Leanne Platten, wife of former Hawthorn champion, John, 60, who displays symptoms of the degenerative brain disease CTE, likely from suffering too many concussions as a player: “My doctor told me I’m living with two Johns now, the old John and the new John. You have to support him through his anger and his memory loss.”
Team of the Week
Coco Gauff. Burst onto the scene in 2019 when, as a qualifier, made the fourth round of Wimbledon. Seems like she’s been around for a while and yet she’s only 19. She was immaculate in the US Open final and conducted herself with class afterwards.
Wallabies. Take on Fiji on Sunday night (1.45am AEST). TFF will be there.
GWS. Take on Port Adelaide on Saturday night at Adelaide Oval. (By the way, is “Giants” the blandest, most Americanised name imaginable for an Australian sports team, or not? Discuss. And propose a better name.)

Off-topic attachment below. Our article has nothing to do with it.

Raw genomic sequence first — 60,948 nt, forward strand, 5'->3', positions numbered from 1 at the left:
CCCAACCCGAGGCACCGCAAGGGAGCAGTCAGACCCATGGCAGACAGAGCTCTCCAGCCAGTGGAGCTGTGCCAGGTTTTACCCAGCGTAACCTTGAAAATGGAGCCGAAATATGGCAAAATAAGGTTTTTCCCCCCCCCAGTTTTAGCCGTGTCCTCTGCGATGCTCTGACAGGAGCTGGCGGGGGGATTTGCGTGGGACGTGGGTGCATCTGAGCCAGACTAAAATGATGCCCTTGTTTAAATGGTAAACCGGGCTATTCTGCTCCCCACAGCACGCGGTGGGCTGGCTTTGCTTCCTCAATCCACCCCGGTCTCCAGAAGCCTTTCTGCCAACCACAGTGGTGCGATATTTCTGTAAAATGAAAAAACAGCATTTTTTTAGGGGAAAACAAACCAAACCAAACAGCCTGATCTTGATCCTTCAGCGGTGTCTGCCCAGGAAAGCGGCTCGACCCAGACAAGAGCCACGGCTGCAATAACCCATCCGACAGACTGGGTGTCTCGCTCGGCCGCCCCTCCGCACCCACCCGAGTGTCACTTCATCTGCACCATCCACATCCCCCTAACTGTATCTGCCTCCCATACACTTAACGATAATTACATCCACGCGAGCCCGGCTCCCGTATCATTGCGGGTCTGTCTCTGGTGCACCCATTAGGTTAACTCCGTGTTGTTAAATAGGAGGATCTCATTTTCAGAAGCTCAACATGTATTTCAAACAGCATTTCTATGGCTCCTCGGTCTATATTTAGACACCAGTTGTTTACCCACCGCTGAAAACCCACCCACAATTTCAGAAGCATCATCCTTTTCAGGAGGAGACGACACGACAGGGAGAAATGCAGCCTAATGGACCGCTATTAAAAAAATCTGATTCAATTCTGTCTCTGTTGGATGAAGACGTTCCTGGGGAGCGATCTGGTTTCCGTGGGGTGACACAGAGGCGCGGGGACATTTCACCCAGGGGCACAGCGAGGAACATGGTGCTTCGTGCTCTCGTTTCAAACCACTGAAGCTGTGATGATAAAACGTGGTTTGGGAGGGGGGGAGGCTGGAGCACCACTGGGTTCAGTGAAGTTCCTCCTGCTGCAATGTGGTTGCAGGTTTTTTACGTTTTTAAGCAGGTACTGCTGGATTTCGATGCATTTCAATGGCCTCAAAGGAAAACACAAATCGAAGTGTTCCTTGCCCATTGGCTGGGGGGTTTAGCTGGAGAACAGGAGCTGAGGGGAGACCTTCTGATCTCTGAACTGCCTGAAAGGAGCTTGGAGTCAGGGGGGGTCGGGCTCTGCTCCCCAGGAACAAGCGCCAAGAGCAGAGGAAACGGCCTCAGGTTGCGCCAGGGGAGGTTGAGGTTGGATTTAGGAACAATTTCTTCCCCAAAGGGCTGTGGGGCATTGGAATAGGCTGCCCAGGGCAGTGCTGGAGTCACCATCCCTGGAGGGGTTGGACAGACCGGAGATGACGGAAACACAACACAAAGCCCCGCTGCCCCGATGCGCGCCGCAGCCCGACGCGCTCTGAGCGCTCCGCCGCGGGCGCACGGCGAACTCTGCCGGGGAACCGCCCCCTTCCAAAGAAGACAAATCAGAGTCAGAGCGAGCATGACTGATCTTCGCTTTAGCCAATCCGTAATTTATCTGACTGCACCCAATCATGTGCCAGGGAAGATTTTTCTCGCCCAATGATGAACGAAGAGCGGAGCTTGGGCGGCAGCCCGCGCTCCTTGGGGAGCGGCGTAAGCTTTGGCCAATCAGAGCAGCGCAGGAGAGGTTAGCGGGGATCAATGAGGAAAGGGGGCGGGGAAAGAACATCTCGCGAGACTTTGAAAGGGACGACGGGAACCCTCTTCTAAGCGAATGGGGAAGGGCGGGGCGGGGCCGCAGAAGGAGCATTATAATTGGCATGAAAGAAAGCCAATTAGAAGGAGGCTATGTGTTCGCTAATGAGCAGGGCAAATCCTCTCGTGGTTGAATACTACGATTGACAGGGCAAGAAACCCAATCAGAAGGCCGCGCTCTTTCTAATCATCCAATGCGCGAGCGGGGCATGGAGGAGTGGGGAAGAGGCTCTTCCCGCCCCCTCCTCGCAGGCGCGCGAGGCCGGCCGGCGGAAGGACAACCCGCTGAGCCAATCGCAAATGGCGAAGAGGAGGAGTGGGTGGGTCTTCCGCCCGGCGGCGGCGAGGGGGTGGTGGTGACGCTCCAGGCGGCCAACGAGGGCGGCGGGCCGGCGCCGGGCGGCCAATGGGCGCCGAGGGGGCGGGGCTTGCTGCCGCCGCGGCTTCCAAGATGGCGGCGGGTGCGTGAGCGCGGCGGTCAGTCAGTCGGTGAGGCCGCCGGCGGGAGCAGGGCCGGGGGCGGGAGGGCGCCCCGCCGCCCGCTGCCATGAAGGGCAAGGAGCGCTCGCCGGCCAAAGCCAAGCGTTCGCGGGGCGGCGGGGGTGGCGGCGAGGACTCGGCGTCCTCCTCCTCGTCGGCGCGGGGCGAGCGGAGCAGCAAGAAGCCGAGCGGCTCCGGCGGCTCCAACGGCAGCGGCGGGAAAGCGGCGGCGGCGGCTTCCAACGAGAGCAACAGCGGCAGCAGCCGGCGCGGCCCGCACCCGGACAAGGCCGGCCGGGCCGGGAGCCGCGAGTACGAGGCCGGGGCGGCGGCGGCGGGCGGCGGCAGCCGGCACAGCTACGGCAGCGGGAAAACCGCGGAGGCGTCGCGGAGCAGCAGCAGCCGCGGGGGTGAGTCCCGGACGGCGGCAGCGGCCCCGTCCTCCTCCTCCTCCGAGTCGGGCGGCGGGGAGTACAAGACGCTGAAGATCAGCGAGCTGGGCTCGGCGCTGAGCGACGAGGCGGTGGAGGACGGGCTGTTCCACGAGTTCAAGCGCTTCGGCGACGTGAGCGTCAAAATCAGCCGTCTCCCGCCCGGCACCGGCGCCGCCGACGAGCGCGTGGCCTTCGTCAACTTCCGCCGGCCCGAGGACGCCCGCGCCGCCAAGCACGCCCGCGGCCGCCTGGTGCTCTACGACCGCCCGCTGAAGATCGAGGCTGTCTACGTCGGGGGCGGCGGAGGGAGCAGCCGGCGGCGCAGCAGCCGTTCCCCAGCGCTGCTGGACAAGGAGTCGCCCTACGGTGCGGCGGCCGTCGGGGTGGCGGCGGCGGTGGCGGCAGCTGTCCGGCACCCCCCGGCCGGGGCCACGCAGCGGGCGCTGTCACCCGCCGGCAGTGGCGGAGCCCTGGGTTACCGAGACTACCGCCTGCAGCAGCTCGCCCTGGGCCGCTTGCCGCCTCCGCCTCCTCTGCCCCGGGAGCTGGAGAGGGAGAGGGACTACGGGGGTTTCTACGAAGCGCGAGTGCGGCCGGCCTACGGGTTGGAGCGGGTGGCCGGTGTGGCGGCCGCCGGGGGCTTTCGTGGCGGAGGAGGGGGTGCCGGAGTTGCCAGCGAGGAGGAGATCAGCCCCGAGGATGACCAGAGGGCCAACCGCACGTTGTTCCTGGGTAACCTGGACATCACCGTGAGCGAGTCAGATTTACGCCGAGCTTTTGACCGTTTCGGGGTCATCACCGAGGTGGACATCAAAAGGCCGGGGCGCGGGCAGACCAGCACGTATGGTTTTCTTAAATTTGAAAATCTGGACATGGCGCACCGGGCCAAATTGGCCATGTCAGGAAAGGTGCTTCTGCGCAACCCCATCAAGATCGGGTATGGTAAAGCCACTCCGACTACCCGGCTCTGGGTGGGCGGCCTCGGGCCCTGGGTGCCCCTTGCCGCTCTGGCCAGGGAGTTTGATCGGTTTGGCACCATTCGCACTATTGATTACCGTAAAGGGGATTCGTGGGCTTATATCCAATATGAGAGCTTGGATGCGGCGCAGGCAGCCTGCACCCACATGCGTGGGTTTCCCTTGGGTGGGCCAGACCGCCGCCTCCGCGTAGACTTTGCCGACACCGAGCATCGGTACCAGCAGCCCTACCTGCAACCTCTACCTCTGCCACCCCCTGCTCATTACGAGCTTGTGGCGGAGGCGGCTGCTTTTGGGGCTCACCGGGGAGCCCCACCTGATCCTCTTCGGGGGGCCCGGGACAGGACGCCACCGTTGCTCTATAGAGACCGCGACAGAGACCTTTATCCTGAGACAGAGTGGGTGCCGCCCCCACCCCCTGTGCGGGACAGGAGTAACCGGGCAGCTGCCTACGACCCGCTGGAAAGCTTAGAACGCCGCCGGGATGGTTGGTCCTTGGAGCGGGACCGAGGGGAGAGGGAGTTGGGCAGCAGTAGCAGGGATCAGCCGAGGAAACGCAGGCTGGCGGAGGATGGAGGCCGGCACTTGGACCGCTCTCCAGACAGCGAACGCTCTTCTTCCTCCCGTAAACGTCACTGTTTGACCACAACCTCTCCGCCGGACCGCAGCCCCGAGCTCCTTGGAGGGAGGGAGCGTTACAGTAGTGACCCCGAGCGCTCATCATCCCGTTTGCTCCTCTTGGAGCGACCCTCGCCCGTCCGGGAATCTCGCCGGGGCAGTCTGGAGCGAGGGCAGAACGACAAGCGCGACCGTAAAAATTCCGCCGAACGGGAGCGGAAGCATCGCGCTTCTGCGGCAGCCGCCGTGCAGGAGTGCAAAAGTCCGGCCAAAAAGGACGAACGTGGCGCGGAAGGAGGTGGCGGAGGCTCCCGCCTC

Newcastle Knights. Recorded their first finals win since 2013.
Aaron Rodgers. The 39-year-old quarterback – the oldest player in the NFL – tore his Achilles tendon in his fourth snap of the new season.
Minjee Lee. The Australian golfer clinched her first LPGA Tour victory in 15 months with a thrilling playoff win at the Queen City Championship in Cincinnati.
Hansi Flick. First German soccer manager ever to get the flick.
Luis Rubiales. Finally fell on his sword.
Australia. Davis Cup team currently playing against Great Britain, France and Switzerland in Manchester, although you’re excused if you had no idea.